Date of Award


Degree Type


Degree Name

Doctor of Philosophy in Pharmaceutical Sciences


Pharmaceutical Sciences

First Advisor

Fatemeh Akhlaghi


Nonalcoholic fatty liver disease (NAFLD) is an “umbrella” term for the broad spectrum of the disease that begins from the simple steatosis to more progressive stages of nonalcoholic steatohepatitis (NASH), that includes hepatocellular ballooning, inflammation, and fibrosis. NAFLD is a growing epidemic globally, with 25% of the population predicted to be diagnosed with this disease. Liver biopsy is the only definitive method of diagnosis, despite the widespread use of sonography and elastography to predict the disease state. There is no current FDA approved medication for NAFLD/NASH. This is partly due to the lack of translatable disease model to predict the whole spectrum of the disease in humans as well as lack of definitive biomarker to predict the disease state. The goal of this dissertation is (1) To build an in vitro model for NAFLD to study the influence of fat over-load on xenobiotic as well as lipid metabolizing proteins (2) To use the model to help identify novel biomarkers in liver tissue to characterize the early stages of disease.

Manuscript I: In recent times, there are numerous invitro models relevant to humans developed to predict the disease state. They involve monoculture, coculture and as well as multicellular culture in both 2D and 3D models to best represent the physiology and working of liver in the disease state. In this review, we have explored all the existing in vitro models of NAFLD relevant to humans as well as highlight the technological gaps in the current in vitro models for future development.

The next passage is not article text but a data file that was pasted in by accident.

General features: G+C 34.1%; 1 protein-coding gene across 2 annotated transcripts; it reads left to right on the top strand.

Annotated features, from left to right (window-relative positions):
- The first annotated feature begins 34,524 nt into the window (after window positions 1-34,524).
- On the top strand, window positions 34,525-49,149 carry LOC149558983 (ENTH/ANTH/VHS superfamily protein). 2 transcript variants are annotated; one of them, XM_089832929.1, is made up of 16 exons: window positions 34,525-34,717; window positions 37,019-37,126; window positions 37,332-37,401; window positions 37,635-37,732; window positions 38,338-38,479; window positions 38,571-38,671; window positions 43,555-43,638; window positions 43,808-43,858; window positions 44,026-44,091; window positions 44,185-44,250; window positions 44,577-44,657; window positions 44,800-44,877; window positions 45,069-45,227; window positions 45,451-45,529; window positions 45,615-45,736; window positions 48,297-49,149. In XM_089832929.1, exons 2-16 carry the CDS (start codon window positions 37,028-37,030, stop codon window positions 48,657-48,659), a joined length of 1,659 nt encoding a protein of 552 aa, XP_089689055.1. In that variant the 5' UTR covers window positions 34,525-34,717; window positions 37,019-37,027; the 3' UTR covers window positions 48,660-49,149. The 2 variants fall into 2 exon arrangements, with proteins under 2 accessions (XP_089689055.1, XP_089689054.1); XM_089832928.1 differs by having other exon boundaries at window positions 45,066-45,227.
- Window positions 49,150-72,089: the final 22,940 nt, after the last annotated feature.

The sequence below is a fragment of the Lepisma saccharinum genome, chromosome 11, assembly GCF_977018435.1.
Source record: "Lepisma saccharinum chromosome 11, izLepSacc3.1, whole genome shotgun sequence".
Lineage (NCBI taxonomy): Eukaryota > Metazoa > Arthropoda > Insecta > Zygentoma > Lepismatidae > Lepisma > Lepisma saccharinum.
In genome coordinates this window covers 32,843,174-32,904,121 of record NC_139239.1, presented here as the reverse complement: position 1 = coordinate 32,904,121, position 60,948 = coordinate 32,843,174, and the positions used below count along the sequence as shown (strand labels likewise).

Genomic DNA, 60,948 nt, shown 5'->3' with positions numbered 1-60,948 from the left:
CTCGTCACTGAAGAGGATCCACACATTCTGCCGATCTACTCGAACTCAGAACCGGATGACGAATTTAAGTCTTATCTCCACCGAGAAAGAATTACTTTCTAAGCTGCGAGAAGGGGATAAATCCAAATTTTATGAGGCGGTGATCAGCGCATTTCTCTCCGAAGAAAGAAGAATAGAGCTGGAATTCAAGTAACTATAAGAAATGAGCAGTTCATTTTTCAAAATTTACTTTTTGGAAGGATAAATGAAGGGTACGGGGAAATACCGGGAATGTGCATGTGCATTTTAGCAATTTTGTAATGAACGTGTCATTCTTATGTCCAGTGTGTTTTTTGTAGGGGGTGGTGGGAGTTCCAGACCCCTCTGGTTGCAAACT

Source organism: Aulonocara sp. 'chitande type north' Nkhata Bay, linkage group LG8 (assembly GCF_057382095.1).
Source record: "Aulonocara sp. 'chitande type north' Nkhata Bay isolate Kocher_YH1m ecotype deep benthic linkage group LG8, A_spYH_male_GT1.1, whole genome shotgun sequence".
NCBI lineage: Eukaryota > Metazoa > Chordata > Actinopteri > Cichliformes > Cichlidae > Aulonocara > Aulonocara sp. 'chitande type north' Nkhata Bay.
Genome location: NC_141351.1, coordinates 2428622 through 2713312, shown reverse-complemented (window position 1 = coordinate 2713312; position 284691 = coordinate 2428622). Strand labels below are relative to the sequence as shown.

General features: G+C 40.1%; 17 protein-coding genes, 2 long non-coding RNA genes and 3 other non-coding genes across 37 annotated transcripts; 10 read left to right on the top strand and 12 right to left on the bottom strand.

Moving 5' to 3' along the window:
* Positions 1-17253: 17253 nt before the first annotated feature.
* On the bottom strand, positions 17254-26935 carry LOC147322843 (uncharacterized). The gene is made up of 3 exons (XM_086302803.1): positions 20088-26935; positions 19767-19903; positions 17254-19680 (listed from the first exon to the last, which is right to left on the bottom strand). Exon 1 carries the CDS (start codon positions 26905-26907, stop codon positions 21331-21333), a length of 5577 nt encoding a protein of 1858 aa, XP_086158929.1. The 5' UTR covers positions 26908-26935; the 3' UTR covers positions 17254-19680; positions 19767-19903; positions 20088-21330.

Manuscript II: Human hepatic carcinoma cell lines are commonly used in in vitro studies of lipid and xenobiotic metabolism, as well as glucose regulation in normal and disease state. However, their validity is still under debate due to the variable expression of proteins in the cell lines and human hepatocytes. In this present study, we used a data independent acquisition based total protein approach (DIA-TPA) to quantify the protein abundance in the different cell lines versus (vs.) cryopreserved human hepatocytes (cHH) and human liver tissue (HLT). For this purpose, the global proteome from the whole cell homogenates of HepaRG, HepG2, Huh7 cell lines were compared to cHH and HLT. The MS2 spectra for all detectable peptides were quantified using Spectronaut™. In summary, 2715, 2578, 2874, 2717 and 3083 proteins in, HepaRG, HepG2, Huh7, cHH and HLT, were identified at 1% FDR, respectively. The global proteome of the cHH significantly differed from the cancer hepatic cell lines. Within the cell lines, the global as well as ADME protein profile of HepaRG most closely correlated with cHH, with 84 out of 101 ADME proteins, identified in HepaRG cells. Within gluconeogenesis and glycolysis pathway, Huh7 cell line expressed proteins in high abundance in contrast to the other groups. Therefore, we show that the comparison demonstrates the capability of untargeted global proteomics to detect the differences in protein expression among the different groups. In addition, this study provides a comprehensive database of information to aid study design and model selection.